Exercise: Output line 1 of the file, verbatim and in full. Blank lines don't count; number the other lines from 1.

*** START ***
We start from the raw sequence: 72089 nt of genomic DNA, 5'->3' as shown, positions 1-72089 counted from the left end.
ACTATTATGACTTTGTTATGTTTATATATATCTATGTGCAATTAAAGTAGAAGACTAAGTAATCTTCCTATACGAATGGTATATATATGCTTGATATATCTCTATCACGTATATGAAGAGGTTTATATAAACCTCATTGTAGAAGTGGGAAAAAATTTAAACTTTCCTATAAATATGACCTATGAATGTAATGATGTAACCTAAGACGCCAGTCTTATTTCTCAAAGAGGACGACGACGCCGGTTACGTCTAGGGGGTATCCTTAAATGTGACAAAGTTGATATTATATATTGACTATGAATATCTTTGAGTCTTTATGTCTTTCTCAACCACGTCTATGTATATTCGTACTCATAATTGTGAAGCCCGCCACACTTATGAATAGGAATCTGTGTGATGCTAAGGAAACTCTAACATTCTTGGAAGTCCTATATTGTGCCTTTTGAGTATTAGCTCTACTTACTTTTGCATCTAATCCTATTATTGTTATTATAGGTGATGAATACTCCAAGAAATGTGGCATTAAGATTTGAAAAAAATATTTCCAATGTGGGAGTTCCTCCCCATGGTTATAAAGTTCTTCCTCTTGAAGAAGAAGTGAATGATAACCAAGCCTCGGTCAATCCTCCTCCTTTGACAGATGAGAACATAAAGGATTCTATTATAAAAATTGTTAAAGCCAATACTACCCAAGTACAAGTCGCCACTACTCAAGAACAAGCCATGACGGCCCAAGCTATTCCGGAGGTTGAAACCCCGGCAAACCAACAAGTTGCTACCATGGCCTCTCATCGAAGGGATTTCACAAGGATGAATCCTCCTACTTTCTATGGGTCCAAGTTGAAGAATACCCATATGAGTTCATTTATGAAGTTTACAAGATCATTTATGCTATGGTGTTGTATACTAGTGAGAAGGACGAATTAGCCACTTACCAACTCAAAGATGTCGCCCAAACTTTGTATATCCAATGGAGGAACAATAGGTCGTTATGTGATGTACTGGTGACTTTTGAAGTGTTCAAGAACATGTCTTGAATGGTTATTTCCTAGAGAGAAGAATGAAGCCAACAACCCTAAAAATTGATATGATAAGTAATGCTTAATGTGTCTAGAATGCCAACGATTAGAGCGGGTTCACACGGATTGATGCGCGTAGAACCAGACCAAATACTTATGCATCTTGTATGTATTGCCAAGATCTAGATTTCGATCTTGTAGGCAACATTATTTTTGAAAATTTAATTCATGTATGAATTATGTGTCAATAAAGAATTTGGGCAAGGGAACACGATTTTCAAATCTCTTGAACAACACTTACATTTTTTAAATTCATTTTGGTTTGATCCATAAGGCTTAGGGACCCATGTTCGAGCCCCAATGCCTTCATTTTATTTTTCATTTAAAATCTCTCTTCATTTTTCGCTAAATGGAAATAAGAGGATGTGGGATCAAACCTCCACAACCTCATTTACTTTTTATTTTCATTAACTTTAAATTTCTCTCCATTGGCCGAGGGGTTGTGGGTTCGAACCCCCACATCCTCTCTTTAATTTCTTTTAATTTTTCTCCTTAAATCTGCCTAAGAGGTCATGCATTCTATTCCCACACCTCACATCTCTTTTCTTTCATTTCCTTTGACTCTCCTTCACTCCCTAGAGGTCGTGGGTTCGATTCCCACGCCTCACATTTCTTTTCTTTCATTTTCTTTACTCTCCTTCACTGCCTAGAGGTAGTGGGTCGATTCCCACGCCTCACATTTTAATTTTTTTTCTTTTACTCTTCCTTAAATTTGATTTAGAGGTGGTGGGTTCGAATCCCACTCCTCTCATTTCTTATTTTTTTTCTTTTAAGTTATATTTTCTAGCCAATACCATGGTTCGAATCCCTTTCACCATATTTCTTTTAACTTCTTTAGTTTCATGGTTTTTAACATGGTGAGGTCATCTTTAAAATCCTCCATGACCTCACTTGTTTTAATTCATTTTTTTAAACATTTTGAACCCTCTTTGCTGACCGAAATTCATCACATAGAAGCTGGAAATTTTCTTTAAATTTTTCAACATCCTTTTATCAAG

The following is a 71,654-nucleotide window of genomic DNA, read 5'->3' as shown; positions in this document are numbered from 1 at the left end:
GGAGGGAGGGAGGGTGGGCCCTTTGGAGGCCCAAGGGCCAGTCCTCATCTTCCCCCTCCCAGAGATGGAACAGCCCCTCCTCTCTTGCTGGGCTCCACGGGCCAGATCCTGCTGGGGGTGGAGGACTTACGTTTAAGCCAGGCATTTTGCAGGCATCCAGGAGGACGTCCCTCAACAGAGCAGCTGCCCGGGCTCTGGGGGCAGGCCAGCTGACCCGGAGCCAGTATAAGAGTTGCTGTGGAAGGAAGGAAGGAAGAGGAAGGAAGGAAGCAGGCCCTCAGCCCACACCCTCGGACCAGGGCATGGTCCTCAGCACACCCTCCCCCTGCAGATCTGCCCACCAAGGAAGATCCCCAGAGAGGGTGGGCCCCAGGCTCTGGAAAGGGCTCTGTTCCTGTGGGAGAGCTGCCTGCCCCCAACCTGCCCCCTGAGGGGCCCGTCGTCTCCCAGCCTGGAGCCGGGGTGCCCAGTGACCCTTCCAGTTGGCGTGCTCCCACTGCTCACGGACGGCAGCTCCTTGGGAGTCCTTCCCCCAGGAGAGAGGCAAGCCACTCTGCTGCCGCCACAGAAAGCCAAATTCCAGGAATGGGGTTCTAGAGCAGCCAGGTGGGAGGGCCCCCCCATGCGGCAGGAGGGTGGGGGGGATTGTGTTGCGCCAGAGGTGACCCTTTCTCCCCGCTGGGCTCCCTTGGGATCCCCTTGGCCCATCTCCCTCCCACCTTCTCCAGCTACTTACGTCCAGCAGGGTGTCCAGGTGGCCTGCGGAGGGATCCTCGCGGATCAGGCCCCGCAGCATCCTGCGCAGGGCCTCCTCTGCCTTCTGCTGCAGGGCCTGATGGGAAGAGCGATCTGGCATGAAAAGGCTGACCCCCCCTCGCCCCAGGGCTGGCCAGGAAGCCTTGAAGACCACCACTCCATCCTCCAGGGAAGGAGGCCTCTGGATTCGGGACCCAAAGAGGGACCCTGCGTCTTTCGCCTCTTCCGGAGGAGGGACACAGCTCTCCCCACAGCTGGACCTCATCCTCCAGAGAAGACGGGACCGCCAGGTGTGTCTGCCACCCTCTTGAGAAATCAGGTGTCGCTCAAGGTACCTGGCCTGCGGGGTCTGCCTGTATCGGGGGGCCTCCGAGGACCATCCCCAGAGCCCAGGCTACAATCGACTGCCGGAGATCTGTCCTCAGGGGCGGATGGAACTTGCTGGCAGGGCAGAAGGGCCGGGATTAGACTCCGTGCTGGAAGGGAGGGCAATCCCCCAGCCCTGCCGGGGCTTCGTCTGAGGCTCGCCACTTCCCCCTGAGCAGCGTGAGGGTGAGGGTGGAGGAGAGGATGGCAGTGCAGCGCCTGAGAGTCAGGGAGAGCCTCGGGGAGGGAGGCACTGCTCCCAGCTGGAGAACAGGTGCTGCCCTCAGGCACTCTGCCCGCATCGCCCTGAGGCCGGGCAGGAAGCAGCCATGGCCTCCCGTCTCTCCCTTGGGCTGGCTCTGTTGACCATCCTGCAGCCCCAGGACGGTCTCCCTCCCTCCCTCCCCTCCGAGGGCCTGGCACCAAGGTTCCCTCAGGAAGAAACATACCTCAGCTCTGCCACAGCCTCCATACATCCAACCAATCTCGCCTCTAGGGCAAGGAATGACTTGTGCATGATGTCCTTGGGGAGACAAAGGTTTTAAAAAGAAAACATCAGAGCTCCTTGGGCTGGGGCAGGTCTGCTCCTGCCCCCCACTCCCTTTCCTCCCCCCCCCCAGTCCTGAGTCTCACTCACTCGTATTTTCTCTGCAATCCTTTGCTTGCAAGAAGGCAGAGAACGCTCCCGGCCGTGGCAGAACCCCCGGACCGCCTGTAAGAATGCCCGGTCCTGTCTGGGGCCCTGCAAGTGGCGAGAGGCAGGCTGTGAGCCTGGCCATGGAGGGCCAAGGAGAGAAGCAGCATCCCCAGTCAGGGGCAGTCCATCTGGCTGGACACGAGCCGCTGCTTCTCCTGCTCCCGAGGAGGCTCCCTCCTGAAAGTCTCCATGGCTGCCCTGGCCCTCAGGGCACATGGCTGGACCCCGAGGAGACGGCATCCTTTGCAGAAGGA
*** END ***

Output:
We start from the raw sequence: 72089 nt of genomic DNA, 5'->3' as shown, positions 1-72089 counted from the left end.